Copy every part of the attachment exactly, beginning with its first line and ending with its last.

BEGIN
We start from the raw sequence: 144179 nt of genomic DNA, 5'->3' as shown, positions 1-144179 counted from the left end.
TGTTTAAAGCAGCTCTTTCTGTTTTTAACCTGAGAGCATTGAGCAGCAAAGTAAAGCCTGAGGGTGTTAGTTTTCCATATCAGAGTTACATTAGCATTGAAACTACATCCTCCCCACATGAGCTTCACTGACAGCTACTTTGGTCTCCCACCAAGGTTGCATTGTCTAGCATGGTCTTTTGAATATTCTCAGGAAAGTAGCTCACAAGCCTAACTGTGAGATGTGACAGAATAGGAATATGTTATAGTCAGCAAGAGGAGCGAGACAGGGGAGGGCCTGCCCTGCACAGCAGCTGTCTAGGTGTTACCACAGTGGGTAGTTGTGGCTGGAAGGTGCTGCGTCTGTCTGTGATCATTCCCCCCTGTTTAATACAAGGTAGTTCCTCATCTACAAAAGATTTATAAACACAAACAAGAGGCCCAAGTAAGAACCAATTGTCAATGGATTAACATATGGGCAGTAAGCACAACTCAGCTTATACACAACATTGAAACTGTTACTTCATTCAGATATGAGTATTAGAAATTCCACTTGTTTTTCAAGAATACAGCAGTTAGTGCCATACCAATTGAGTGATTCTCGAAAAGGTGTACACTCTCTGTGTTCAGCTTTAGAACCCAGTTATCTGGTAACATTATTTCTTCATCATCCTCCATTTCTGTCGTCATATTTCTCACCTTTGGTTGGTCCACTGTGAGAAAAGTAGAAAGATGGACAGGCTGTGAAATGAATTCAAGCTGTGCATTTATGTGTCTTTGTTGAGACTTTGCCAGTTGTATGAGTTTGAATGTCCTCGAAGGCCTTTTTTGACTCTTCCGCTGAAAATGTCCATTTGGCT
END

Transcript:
We start from the raw sequence: 144179 nt of genomic DNA, 5'->3' as shown, positions 1-144179 counted from the left end.
TGTTTAAAGCAGCTCTTTCTGTTTTTAACCTGAGAGCATTGAGCAGCAAAGTAAAGCCTGAGGGTGTTAGTTTTCCATATCAGAGTTACATTAGCATTGAAACTACATCCTCCCCACATGAGCTTCACTGACAGCTACTTTGGTCTCCCACCAAGGTTGCATTGTCTAGCATGGTCTTTTGAATATTCTCAGGAAAGTAGCTCACAAGCCTAACTGTGAGATGTGACAGAATAGGAATATGTTATAGTCAGCAAGAGGAGCGAGACAGGGGAGGGCCTGCCCTGCACAGCAGCTGTCTAGGTGTTACCACAGTGGGTAGTTGTGGCTGGAAGGTGCTGCGTCTGTCTGTGATCATTCCCCCCTGTTTAATACAAGGTAGTTCCTCATCTACAAAAGATTTATAAACACAAACAAGAGGCCCAAGTAAGAACCAATTGTCAATGGATTAACATATGGGCAGTAAGCACAACTCAGCTTATACACAACATTGAAACTGTTACTTCATTCAGATATGAGTATTAGAAATTCCACTTGTTTTTCAAGAATACAGCAGTTAGTGCCATACCAATTGAGTGATTCTCGAAAAGGTGTACACTCTCTGTGTTCAGCTTTAGAACCCAGTTATCTGGTAACATTATTTCTTCATCATCCTCCATTTCTGTCGTCATATTTCTCACCTTTGGTTGGTCCACTGTGAGAAAAGTAGAAAGATGGACAGGCTGTGAAATGAATTCAAGCTGTGCATTTATGTGTCTTTGTTGAGACTTTGCCAGTTGTATGAGTTTGAATGTCCTCGAAGGCCTTTTTTGACTCTTCCGCTGAAAATGTCCATTTGGCT